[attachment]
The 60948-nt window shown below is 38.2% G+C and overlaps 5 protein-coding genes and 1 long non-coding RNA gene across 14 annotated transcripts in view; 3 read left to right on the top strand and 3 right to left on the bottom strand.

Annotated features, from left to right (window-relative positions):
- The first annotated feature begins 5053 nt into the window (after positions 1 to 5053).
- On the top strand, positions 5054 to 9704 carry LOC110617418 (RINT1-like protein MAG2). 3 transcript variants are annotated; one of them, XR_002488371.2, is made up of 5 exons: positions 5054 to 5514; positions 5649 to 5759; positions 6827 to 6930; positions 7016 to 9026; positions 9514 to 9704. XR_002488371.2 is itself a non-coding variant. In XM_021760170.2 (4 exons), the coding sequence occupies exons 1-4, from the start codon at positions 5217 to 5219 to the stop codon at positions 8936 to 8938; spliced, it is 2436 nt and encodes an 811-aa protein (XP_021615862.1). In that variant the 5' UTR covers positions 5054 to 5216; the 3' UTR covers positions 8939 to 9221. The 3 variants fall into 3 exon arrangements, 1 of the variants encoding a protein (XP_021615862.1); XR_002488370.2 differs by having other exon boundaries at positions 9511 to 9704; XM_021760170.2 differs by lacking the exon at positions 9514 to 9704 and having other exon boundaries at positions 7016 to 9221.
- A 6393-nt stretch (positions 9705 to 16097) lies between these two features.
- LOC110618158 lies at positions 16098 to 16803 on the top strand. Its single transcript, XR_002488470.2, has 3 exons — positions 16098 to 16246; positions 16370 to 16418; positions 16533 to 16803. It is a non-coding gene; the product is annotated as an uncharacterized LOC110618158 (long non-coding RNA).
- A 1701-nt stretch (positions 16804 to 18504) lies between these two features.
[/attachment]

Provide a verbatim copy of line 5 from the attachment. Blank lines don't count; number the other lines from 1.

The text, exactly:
- A 6393-nt stretch (positions 9705 to 16097) lies between these two features.